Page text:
The exact reason why we sleep has long been one of the greatest mysteries of modern science. Many different theories have been proposed, but the fact is that no one is entirely sure why we spend roughly a third of our lives asleep.
There has been a great deal of research showing how sleep helps consolidate memories and repair the body, yet many scientists believe that these actions do not fully explain the underlying purpose of sleep, particularly from an evolutionary standpoint. Spending so much of our lives asleep and vulnerable opens us up to great danger, so many experts believe there must be a more compelling reason why we sleep.
One of the top theories of sleep suggests that slumber is necessary to allow the brain to clean up and reboot from the previous day’s activities. Research in mice supports this theory.
A study published in a 2013 issue of the journal Science revealed that sleep gives the brain a chance to clean itself. The study itself involved looking at the flow of fluids in the brains of mice in awake and sleep states.
The researchers focused in particular on how fluids flow within the lymphatic system or the spaces between neurons. This is something like a waste disposal system, clearing out the waste products that brain cells generate when performing normal tasks.
Fluid Flow Increases in Sleeping Brains
However, transporting these waste materials requires a great deal of energy, and the researchers hypothesised that the brain would not be able to support these cleaning functions and process sensory information at the same time. To test this idea, the study’s lead author, Lulu Xie, spent two years training mice to fall asleep on a type of microscope that would allow the researchers to observe dye moving through living tissue.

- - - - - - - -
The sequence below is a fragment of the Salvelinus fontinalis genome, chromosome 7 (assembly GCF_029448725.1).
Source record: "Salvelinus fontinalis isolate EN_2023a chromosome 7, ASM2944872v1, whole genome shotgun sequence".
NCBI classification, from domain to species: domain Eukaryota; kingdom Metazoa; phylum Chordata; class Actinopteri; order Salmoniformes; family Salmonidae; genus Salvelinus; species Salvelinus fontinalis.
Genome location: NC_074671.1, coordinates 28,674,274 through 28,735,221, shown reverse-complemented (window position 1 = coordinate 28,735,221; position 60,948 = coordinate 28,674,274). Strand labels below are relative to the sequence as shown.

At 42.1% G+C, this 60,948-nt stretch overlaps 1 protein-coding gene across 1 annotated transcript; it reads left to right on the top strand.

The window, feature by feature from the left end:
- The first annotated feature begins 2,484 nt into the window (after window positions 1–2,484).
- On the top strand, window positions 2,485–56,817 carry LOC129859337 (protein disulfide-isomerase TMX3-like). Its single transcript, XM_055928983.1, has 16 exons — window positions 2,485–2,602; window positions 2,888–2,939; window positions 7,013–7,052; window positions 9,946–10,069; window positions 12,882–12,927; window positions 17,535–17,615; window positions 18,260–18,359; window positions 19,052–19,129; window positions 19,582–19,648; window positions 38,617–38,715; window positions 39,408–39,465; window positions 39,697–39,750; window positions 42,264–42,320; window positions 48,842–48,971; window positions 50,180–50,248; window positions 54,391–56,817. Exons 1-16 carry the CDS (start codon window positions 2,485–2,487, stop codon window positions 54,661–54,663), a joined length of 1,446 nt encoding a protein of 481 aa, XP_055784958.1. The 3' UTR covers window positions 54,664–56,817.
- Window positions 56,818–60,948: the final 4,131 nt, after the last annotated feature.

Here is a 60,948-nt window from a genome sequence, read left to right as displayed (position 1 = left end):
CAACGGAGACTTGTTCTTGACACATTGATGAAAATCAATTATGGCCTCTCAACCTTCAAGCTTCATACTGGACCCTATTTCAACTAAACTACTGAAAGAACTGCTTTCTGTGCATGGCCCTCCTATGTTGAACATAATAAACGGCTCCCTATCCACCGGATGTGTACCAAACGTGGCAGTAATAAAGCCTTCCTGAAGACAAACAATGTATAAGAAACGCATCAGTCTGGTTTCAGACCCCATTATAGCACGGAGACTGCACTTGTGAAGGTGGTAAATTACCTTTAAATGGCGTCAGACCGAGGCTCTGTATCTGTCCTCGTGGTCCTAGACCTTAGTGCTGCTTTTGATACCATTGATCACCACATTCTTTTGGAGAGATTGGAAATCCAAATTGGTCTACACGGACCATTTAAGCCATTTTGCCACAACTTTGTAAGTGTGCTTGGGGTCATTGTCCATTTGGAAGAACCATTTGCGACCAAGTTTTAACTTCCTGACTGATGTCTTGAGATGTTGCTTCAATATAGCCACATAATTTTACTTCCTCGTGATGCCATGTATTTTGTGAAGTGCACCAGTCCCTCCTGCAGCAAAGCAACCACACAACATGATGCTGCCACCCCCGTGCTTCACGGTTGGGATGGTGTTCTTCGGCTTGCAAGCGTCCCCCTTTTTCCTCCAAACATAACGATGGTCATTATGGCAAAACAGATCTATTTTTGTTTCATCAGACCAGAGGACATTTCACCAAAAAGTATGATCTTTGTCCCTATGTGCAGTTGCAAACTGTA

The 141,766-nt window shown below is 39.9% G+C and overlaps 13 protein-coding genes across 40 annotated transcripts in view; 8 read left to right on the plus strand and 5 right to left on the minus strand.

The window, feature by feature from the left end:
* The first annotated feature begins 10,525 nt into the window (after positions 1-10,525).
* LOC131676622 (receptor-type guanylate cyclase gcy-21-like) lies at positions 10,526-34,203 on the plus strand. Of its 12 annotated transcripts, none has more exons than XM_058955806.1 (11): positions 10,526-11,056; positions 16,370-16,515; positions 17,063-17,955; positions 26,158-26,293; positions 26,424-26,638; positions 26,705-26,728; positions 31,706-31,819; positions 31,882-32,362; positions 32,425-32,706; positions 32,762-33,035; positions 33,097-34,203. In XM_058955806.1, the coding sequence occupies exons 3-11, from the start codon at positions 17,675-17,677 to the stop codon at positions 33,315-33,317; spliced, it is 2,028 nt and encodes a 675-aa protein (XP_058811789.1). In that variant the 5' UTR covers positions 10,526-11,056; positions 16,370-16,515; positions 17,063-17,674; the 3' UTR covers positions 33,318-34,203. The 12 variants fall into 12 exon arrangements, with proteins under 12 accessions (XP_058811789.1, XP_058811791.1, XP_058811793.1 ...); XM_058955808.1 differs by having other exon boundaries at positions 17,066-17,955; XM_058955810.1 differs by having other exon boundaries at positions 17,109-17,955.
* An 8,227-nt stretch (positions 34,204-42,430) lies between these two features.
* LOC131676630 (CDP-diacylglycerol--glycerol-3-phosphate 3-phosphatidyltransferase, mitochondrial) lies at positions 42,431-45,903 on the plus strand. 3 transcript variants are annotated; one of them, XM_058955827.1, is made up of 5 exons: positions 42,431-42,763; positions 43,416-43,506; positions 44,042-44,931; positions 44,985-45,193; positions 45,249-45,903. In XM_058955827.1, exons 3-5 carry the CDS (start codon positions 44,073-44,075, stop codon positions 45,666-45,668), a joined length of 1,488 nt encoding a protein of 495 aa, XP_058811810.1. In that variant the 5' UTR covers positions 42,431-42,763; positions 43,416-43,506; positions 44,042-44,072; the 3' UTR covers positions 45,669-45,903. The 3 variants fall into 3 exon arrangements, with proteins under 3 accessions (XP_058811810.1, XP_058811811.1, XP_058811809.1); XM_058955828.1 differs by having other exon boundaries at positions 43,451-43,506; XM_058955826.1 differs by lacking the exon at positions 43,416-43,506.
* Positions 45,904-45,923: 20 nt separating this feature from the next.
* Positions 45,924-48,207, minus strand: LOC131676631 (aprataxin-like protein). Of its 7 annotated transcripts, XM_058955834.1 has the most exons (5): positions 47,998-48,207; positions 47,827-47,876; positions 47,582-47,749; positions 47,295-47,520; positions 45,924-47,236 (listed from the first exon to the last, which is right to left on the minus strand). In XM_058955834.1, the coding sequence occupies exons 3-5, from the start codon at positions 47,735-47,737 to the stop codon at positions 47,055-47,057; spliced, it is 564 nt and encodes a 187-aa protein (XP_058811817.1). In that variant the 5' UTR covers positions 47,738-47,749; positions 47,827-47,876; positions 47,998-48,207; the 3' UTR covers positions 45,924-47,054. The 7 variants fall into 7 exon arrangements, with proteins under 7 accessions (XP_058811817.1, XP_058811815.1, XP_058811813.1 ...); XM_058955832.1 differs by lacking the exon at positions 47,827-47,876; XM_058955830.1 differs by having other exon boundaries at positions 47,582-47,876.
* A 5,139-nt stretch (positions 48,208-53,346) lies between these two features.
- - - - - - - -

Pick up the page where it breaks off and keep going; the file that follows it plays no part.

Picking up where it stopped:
After EEG activity confirmed that the mice were really asleep, a green dye was injected into their cerebrospinal fluid. A half-hour later the mice were awakened and a red dye was then injected. Through this process, the researchers were able to watch the movements of the green and red dye through the brain. What they observed was that while large amounts of cerebrospinal fluid flowed through the brain during sleep, very little movement was observed while awake.
Spaces Between Brain Cells Become Larger During Sleep
So why was there such greater fluid flow during the sleeping states as opposed to the awake states? The researchers also observed that the interstitial spaces between brain cells became much larger during sleep, allowing fluid to flow more freely. These channels increased by approximately 60% during sleep.
The researchers also found when certain proteins were injected into the mice, the proteins were cleared away much more quickly during sleep.
“These findings have significant implications for treating ‘dirty brain’ disease like Alzheimer’s,” said Maiken Nedergaard, one of the study’s authors. “Understanding precisely how and when the brain activates the glymphatic system and clears waste is a critical first step in efforts to potentially modulate this system and make it work more efficiently.”
Scientists have long known that certain neurological conditions such as dementia, Alzheimer’s, and stroke are all associated with sleep disturbances. According to Nedergaard, these results might suggest that lack of sleep could play a causal role in such conditions.
Now that the researchers have identified this brain-cleaning process, their hope is that it will lead to further research on how the process works and the possible role it might play in neurological conditions such as Alzheimer’s disease.
The study also once again underscores the importance of sleep. “This could open a lot of debate for shift workers, who work during the nighttime,” Nedergaard told Science. “You probably develop damage if you don’t get your sleep.”